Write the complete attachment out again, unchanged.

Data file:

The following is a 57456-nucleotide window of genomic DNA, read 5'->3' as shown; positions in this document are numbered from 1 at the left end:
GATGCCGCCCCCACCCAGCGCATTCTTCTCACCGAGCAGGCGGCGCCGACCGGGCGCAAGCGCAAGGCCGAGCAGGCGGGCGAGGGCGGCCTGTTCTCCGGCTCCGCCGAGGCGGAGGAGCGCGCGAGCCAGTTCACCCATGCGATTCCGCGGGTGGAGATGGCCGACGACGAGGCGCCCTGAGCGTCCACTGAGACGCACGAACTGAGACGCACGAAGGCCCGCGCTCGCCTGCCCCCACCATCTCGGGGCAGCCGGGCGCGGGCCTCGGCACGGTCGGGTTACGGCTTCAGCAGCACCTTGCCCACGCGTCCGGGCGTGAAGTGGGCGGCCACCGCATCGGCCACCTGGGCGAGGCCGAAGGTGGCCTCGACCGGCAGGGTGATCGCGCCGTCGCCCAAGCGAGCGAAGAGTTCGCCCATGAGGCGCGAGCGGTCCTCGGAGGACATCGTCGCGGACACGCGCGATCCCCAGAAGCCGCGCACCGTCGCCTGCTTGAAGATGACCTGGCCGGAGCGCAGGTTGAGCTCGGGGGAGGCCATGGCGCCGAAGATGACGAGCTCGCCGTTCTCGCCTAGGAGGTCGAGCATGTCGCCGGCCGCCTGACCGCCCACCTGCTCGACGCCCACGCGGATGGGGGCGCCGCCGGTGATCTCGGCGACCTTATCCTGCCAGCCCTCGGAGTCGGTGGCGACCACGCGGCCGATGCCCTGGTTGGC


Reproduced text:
The following is a 57456-nucleotide window of genomic DNA, read 5'->3' as shown; positions in this document are numbered from 1 at the left end:
GATGCCGCCCCCACCCAGCGCATTCTTCTCACCGAGCAGGCGGCGCCGACCGGGCGCAAGCGCAAGGCCGAGCAGGCGGGCGAGGGCGGCCTGTTCTCCGGCTCCGCCGAGGCGGAGGAGCGCGCGAGCCAGTTCACCCATGCGATTCCGCGGGTGGAGATGGCCGACGACGAGGCGCCCTGAGCGTCCACTGAGACGCACGAACTGAGACGCACGAAGGCCCGCGCTCGCCTGCCCCCACCATCTCGGGGCAGCCGGGCGCGGGCCTCGGCACGGTCGGGTTACGGCTTCAGCAGCACCTTGCCCACGCGTCCGGGCGTGAAGTGGGCGGCCACCGCATCGGCCACCTGGGCGAGGCCGAAGGTGGCCTCGACCGGCAGGGTGATCGCGCCGTCGCCCAAGCGAGCGAAGAGTTCGCCCATGAGGCGCGAGCGGTCCTCGGAGGACATCGTCGCGGACACGCGCGATCCCCAGAAGCCGCGCACCGTCGCCTGCTTGAAGATGACCTGGCCGGAGCGCAGGTTGAGCTCGGGGGAGGCCATGGCGCCGAAGATGACGAGCTCGCCGTTCTCGCCTAGGAGGTCGAGCATGTCGCCGGCCGCCTGACCGCCCACCTGCTCGACGCCCACGCGGATGGGGGCGCCGCCGGTGATCTCGGCGACCTTATCCTGCCAGCCCTCGGAGTCGGTGGCGACCACGCGGCCGATGCCCTGGTTGGC